Several sailboats will try to go through the Northwest and Northeast Passage this Arctic summer. It is not a given that they succeed, says Arctic ice expert and adventurer Knut Espen Solberg.
Norwegian Knut Espen Solberg is one of the foremost experts on Arctic ice conditions, and through his work as a senior Polar researcher at DNV, he follows closely what is happening in the world's northernmost waters. He has over wintered two times in Greenland in an effort to sail the Northwest Passage, and spent several summers after that doing research in the area.
He is also running the company Fotspor.org who focuses on climate research and expeditions in the Arctic.
Explorersweb's Jon Amtrup talked to him before departure, and will also do a follow up article on the boats that are about to try to sail the Northwest and the Northeast Passage this summer.
Solberg is now on his way back to Greenland in their boat, Jotun Arctic, to survey ice conditions.
- The inland ice on Greenland appears to melt and run into the sea much faster than the increase in air temperature, a result of climate change, would suggest. We wish to find out is some of the warm water of the Gulf Stream has found its way in to the Greenland fjords, and whether this contributes to increased melting of the bottom of the glacier, he says, and continues;
- Predicting ice conditions that will meet the yachts in the Arctic this summer is very difficult. Ice conditions in the different areas are not only based on the meltdown. Current and wind can quickly blow polar ice into the open areas where you think you can get through, says Knut Espen Solberg.
There is however some trends that could indicate a certain development for the boats that is now on their way in to the Arctic:
• In May "Arctic Gyre" (see illustration) was situated far west (to Alaska) in the Polar basin. This causes the ice off Alaska and western Canadian Arctic to set itself in motion towards Russia.
• There is moderate ice transport south of the Arctic through the Fram Strait.
• Low ice thickness (on average about 20 inches less than normal in large parts of the Arctic) and higher than normal temperatures are expected across much of the Arctic during the summer. This will cause a relatively rapid melting of ice.
• Small several year ice located in the southern area around the North West Passage bottleneck. This would indicate a relatively early opening of the passage.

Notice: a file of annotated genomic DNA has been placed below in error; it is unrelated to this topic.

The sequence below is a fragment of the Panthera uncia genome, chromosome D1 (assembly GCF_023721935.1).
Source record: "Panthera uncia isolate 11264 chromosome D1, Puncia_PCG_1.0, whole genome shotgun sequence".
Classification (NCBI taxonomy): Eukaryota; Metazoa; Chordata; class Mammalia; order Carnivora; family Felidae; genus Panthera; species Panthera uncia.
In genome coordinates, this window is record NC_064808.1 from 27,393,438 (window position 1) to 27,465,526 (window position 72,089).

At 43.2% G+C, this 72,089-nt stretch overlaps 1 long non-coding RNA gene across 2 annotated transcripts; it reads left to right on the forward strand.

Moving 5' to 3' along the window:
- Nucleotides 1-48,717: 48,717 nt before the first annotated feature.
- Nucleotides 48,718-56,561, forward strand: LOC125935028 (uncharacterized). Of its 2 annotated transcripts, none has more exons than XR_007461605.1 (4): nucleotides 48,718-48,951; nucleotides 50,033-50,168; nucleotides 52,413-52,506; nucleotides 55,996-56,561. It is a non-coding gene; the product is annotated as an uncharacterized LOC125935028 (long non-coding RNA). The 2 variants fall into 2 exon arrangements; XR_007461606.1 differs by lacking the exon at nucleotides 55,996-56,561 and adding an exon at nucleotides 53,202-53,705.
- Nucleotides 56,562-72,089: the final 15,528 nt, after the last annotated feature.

• There is a lot of multi-year ice northwest of the Northwest Passage bottleneck (Peel/Larsen Sound). If there are northern winds, when the passage opens, this ice can quickly drift into the passage and close it.
- This indicates little ice and early open waters in the western part of the Northwest Passage. The ice in the eastern part of the passage is likely to melt quickly, but old multi-year ice can drive down and fill the passage again. This depends on the wind direction in the period immediately after the melting has taken place.
When it comes to the Northeast Passage, where the Russian Peter 1 and Norwegian Børge Ousland are trying to get through, he says:
- At present there is little to suggest that there will be another record year for low ice concentration of ice in the Northeast Passage, and the sailors will probably be dependent on the southerly winds to achieve a clear passage.
- The very latest update show (see illustration in Link section): ) that the melting process has slowed down for the last weeks compared to the last couple of years. The ice extent is currently about 1 mill square km above the record low experienced in 2007, at about the same level as in 2008 and 2009. It is however important to note that clearing the passages is not only a question of how much ice is present in the Arctic, but it is as much a question of the location of the ice.
- The least ice extent is not achieved until mid-September, and a lot can still happen. Although in recent years there has been considerably less ice in the Arctic summer season. This does not mean that the development and sailing in the Arctic, however, is not easy because the polar ice is seldom at rest. Wind can quickly carry the ice southward into to open waterways and fill the bays and straits, says Knut Espen Solberg.